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21

Before we start to answer this, a little history is needed. Both the Latter-Day Saints and Jehovah's Witnesses are Restorationist churches. That means that they were founded on the belief that all the other churches in the world had ceased to hold to the whole correct Christian doctrine, and that a direct revelation from God to the founders caused them to ...


12

In the beginning was the Word, and the Word was with God, and the Word was God. (John 1:1, NIV) All Scripture is God-breathed and is useful for teaching, rebuking, correcting and training in righteousness. (2 Timothy 3:16, NIV) The Greek word for 'Word' in John 1:1 is Logos(λόγος) and 'Scripture' in 2 Timothy 3:16 is Graphey(γραφή). Though ...


12

I'm sorry to have to tell you this, but the bible calls this necromancy and describes it as an "abominable practice": 9 “When you come into the land that the Lord your God is giving you, you shall not learn to follow the abominable practices of those nations. 10 There shall not be found among you anyone who burns his son or his daughter as an offering, ...


10

It wouldn't have you believe in witchcraft it would just have you avoid it. Whether you believe in it or not is entirely separate from it existing, see this wiki about Ouija boards. So you don't have to believe that Ouija boards work, I personally don't. However, even though I don't believe they work, I still don't associate with those types of things. ...


10

When Jesus first met Peter, he was known as "Simon, son of John". Simon was a fisherman as likely his father was and his father's father and so on. In eastern and middle-eastern cultures, a person's identity is much more closely associated with who his father is. Simon's identity as a fisherman was closely tied to who his father was. When Jesus calls ...


10

This was a common image from at least the eleventh century onwards, but it did not always mean the same thing. In particular, Calvin is taking the least favourable possible meaning, out of all those ever used by his opponents. I will now explain everything in tediously footnoted detail. The root image of the wax nose comes from the use of wax to make ...


10

Side note: The issue isn't really about the doctrine of sola scriptura, but rather about literalism. "Sola scriptura" is a term used by Protestants to mean that we believe scripture is the only ultimate authority, as opposed to Catholic doctrines that the teachings of the Church fathers have equivalent or comparable authority to scripture. But nothing in ...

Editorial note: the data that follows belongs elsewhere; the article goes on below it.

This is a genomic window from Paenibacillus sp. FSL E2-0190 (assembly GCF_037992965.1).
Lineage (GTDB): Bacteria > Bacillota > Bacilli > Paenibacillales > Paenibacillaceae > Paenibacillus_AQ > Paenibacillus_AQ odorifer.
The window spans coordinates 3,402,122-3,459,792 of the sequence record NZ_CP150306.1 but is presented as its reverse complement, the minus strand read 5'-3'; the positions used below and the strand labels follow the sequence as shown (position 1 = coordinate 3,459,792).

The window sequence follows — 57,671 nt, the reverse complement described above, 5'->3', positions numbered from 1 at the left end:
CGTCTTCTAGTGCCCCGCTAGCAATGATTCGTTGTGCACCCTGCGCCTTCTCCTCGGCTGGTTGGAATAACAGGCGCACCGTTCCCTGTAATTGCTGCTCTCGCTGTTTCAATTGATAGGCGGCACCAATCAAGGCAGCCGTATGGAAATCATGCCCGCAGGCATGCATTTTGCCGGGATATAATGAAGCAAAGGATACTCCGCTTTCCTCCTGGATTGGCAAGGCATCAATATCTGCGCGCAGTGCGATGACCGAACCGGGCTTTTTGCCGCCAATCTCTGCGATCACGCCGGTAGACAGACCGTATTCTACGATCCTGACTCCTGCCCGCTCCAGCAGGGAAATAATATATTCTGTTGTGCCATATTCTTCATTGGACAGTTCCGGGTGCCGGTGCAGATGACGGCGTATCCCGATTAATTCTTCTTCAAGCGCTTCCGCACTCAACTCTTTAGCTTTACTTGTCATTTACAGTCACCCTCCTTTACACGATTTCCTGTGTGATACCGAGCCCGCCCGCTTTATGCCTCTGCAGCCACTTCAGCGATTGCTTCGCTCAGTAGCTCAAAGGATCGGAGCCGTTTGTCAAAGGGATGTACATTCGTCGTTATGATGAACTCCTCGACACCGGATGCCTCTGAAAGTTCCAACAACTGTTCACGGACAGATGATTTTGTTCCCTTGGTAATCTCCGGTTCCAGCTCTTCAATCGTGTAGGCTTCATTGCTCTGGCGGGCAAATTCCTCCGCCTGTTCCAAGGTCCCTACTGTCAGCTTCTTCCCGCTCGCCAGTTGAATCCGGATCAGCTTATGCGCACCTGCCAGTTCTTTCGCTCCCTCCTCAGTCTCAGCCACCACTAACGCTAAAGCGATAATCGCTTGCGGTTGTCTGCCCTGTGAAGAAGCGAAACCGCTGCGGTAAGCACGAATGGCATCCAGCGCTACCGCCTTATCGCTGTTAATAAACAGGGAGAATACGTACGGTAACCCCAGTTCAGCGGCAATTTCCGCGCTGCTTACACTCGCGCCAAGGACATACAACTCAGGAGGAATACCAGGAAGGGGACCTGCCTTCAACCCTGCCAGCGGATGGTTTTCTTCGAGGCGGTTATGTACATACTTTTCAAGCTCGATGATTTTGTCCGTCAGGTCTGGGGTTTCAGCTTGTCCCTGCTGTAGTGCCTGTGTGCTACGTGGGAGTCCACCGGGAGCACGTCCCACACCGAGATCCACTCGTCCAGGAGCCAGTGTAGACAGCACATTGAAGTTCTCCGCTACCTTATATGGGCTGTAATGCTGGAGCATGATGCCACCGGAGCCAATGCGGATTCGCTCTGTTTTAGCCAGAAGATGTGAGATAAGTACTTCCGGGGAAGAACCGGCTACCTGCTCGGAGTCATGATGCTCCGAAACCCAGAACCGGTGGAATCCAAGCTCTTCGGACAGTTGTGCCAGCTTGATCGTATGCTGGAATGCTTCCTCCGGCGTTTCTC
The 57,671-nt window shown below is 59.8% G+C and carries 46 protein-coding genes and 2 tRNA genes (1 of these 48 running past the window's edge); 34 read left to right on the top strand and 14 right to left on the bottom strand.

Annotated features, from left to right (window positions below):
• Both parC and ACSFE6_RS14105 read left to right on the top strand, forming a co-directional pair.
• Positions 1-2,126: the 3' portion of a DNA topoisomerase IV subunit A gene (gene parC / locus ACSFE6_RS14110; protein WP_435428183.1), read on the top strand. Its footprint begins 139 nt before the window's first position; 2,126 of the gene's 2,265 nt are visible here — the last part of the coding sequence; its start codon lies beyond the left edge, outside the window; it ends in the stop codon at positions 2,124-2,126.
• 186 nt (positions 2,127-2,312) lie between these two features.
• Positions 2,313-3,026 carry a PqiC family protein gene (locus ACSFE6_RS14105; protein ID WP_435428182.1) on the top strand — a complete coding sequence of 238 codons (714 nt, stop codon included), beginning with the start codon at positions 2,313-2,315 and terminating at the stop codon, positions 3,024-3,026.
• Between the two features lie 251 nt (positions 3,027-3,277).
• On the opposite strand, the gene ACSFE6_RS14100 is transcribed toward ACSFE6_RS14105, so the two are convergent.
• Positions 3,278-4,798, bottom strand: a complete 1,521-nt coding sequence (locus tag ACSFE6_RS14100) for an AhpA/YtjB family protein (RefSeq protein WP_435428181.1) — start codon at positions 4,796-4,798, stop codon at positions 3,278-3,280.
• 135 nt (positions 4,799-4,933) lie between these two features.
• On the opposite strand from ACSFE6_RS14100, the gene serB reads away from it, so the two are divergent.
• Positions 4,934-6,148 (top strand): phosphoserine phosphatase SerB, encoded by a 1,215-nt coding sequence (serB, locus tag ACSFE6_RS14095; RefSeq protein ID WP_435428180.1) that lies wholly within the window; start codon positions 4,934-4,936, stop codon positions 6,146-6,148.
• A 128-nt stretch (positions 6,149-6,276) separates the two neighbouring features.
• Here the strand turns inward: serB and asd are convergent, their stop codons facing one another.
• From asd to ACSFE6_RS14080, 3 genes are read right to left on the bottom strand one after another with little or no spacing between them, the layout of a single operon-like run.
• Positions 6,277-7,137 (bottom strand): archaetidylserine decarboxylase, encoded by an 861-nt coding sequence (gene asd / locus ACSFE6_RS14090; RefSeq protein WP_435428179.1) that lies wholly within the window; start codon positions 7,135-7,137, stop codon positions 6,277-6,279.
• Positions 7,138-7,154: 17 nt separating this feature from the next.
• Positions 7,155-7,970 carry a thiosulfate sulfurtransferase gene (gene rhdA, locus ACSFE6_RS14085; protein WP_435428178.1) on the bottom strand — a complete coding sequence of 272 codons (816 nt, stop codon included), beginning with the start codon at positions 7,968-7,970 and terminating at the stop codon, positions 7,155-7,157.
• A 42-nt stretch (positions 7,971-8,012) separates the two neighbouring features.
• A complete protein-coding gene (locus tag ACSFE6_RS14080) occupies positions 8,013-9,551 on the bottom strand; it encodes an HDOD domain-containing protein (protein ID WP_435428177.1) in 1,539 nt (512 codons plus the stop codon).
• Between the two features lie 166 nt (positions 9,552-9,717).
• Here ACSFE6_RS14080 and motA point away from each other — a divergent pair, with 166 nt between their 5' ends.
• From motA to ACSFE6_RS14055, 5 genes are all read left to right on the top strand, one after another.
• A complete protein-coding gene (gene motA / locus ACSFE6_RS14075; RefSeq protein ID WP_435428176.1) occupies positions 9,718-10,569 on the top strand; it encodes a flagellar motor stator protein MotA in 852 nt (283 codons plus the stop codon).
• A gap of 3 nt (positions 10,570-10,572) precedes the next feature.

9

If you read the general context of this passage in Chorinthians you will find that there is a lot of stuff about church order, roles in the church, how to deal with problems inside and outside the body of believers, etc. The verse you quote in particular is starts to make sense when you see it as a reference to to church discipline and understand what the ...


9

At the First Vatican Council (1869), the Catholic Church defined the doctrine of papal infallibility. The Church certainly believed in papal infallibility long before that, but there was some disagreement over the specifics. At that council, the long-held belief was codified as, itself, an infallible teaching. First Vatican Council - Section 4, Chapter 4, ...


9

I want to preface the rest of this with the statement that I am merely answering the question. I am not saying whether mainstream Christians are right or wrong in their position. But I am going to answer exactly the question by showing why they classify these two groups as non-Christians and backing it up with references. The Basis: I'm going to ...


9

A fundamental issue here is that the term "Christian" admits different meanings. In a broad sense, a Christian is anyone who self-identifies as a follower of Jesus Christ (cf. Acts 11:26), which would include all bodies such as Catholics, Orthodox, Anglicans, Protestants, and Restorationists (including JWs and Mormons). To use "Christian" in a narrower ...


9

Most adherents of sola scriptura are memorialist in their understanding of the Eucharist. This means they believe Jesus was using a metaphor (albeit one God had intentionally set up beforehand). In the same way that the Scapegoat prefigured Christ, or the Rock that Moses beat instead of struck prefigured Christ, so too the bread in the Passover prefigured ...


8

Good question, it is written "Let this mind be in you which was also in Christ Jesus, who, being in the form of God, did not consider it robbery to be equal with God, but made Himself of no reputation, taking the form of a bondservant, and coming in the likeness of men." (Philippians 2:5-7) Herein it says Jesus is equal with God (the Father), ...


7

James 2:14-26 answers your question perfectly. Faith is shown through works. I've included the excerpt below *. Symbolically, sin can be likened to nakedness, whereas clean white robes represent good deeds which are obviously tied with faith. Revelation 19:8 8 She has been permitted to dress in fine (radiant) linen, dazzling and white—for the fine ...


6